The Course: What is Engineering?


JHU students

This website is no longer tied to a particular course offering or instructor. However, it continues to contain most resources associated with the course.






The materials presented here represent and support the Johns Hopkins University course "What is Engineering?" Most labs, projects, questions/problems, and references which pertain to the course are included as .doc and .xls files. Additional information such as sample exams, student learn sheets, Powerpoints, lectures,and miscellaneous class material are also accessible. You can click through the materials beginning HERE

Readable References

Required: (choose one)

  • Ferguson, Eugene, Engineering and the Mind's Eye, MIT Press, paperback, $12.95.

  • Friedman, Thomas, The World is Flat, Picador, paperback, $16.00.

  • Brown, Lester, World on the Edge, W.W. Norton, paperback, $16.00.


Other books of interest:

  • Ashby, Michael F. and David R H Jones, Engineering Materials 1, Butterworth-Heinemann, paperback.

  • Brand, Stewart, The Media Lab, Penguin Books, paperback, $15.95.

  • Drexler, K. Eric, Engines of Creation, Anchor Books, paperback, $12.95.

  • Gordon, J.E., The New Science of Strong Materials, Princeton, paperback, $14.95.

  • Salvadori, Mario, Why Buildings Stand Up, W.W. Norton, paperback, $10.95.

  • Petroski, Henry, Invention by Design, Harvard Press, $24.95.

  • Florman, Samuel, The Civilized Engineer, St. Martin's Press, paperback, $10.95.

  • Bucciarelli, Louis, Designing Engineers, MIT Press, paperback, $12.50.

  • Van der Ryn, Sim, The Toilet Papers, Ecological Design Press, paperback, $10.95

Special Projects

    • A spaghetti project with competitive testing (TBA)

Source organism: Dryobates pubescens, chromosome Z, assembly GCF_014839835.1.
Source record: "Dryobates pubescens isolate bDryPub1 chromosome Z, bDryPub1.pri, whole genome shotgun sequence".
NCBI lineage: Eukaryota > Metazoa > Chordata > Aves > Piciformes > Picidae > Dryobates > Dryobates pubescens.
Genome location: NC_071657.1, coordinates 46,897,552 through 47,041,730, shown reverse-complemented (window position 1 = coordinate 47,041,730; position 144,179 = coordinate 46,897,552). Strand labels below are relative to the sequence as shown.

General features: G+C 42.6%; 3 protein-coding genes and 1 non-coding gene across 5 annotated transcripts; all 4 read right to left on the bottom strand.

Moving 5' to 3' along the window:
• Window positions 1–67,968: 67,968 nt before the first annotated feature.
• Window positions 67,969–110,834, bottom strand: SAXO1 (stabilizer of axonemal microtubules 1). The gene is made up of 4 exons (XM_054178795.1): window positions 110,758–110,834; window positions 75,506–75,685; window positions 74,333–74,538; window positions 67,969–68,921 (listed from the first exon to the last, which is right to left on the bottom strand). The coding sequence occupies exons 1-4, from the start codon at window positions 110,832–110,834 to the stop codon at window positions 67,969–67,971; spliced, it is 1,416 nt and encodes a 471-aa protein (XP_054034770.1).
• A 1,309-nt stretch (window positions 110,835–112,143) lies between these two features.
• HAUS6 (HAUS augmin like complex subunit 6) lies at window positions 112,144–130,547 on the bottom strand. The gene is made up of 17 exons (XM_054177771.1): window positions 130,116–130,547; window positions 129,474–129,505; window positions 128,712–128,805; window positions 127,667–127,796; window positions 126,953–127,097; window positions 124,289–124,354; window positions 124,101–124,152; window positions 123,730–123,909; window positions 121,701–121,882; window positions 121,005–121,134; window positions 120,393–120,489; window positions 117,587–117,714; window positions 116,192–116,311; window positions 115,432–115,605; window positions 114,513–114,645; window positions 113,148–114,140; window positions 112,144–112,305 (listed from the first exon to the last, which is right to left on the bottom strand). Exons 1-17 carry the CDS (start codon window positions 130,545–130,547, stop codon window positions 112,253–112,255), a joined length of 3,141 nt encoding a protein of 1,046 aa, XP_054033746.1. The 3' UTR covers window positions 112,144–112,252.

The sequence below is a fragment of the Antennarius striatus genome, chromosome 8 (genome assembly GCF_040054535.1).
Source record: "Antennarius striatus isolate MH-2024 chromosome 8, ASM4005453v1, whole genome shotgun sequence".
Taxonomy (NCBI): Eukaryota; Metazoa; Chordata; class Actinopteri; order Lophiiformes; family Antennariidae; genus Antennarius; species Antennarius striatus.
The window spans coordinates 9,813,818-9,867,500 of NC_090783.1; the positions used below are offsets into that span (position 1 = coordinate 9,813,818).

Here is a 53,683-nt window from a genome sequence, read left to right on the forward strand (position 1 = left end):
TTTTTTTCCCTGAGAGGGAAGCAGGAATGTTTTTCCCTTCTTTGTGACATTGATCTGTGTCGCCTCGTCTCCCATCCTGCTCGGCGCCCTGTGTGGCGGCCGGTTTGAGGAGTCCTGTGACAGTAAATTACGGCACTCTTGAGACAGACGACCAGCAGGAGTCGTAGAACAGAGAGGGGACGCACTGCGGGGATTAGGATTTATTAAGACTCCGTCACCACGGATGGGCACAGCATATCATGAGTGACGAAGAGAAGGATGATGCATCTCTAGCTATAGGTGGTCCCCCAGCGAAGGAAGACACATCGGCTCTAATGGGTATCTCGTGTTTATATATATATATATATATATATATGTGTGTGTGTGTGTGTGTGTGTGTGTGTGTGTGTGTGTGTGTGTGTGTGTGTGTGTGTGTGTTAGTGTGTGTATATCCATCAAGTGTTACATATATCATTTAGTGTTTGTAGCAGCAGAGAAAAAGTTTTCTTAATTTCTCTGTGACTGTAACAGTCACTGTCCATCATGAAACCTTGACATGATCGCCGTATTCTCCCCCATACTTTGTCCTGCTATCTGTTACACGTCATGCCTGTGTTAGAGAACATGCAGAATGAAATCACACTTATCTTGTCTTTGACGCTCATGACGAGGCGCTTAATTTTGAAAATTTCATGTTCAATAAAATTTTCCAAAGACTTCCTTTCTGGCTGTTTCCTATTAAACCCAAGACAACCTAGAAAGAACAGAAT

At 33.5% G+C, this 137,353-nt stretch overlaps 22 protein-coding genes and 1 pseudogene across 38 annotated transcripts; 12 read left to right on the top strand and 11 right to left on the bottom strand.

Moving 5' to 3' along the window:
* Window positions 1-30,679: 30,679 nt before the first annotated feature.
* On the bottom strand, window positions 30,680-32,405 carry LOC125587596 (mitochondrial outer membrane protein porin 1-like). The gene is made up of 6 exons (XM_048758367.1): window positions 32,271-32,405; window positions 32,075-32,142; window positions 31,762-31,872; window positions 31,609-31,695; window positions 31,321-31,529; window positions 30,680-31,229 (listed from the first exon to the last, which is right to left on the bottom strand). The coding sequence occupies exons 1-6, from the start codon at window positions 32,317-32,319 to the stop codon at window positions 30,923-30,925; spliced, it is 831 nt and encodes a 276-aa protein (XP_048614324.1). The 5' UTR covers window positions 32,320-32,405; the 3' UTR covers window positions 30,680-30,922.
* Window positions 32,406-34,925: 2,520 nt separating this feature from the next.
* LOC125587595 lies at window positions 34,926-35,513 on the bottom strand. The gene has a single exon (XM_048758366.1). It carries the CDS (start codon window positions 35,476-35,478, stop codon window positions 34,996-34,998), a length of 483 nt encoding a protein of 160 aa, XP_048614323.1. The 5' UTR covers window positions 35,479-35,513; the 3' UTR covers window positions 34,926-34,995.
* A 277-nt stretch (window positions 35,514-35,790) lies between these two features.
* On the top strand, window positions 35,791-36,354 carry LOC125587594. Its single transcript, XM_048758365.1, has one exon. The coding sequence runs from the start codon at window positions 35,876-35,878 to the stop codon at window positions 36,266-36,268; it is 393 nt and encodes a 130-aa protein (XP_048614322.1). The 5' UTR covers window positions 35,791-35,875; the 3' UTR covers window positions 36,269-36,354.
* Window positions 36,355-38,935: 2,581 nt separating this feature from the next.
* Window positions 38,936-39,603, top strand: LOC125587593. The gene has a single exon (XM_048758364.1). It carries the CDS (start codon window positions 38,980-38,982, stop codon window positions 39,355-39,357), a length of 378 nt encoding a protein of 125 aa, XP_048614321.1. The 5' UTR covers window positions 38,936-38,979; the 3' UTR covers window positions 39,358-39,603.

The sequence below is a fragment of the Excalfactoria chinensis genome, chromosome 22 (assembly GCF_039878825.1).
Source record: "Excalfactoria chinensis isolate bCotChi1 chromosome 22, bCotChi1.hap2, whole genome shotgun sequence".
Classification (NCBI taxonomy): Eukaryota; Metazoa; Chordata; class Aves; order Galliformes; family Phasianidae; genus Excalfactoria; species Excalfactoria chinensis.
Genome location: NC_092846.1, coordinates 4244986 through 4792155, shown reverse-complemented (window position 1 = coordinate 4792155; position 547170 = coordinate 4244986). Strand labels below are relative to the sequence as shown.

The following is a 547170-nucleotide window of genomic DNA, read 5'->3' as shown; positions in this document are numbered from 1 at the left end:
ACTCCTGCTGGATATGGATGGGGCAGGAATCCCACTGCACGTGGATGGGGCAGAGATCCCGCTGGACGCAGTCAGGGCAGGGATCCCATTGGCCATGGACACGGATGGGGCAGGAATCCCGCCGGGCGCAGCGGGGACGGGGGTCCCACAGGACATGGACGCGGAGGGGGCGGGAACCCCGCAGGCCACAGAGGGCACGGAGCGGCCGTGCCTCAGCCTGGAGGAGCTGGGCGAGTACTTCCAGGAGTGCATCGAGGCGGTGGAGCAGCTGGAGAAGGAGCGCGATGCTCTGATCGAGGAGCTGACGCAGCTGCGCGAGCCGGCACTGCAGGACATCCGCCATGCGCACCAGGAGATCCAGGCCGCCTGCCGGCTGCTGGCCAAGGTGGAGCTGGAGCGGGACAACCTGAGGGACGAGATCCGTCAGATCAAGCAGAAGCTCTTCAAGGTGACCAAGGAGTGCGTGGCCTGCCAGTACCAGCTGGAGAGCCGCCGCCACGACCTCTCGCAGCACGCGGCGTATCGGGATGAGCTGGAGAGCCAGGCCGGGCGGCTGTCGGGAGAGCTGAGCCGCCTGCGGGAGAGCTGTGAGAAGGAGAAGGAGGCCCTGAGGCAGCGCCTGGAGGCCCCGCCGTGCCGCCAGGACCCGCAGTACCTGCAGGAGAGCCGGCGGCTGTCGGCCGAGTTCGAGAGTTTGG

• Writing projects
      • evaluation of Ferguson's Engineering and the Mind's Eye or Friedman's The World is Flat or Brown's World on the Edge
      • a mini research paper on emerging technology
    • Oral project
      • design and presentation of a solution to a specific engineering problem

Veritable Laboratory

Listed below are the non-virtual laboratory projects for this course. Complete descriptions of the assignments are listed as indicated above. However, demonstrations of laboratory techniques and equipment use are available here.

  1. Materials--determine the tensile and bending strength of spaghetti; determine Young's modulus. Demonstration: mixing epoxy (18Mb).

  2. Mousetrap design--design a mousetrap from paper, rubber bands, and glue.

  3. Multiparameter decision-making.

  4. Remote measurement--find the distance between two buildings; estimate the measurement error.

  5. Mousetrap construction--construct a paper mousetrap from a set of instructions.

  6. Circuit building--assemble a robot-control circuit using TTL logic chips and a breadboard. Chip and circuit board description.

  7. Chemical processes--carry out distillation and paper chromatography experiments. Observe gravitational instability in layered liquids. Demonstrations: using a hydrometer, creating a stratified fluid.

Miscellaneous Articles and Facts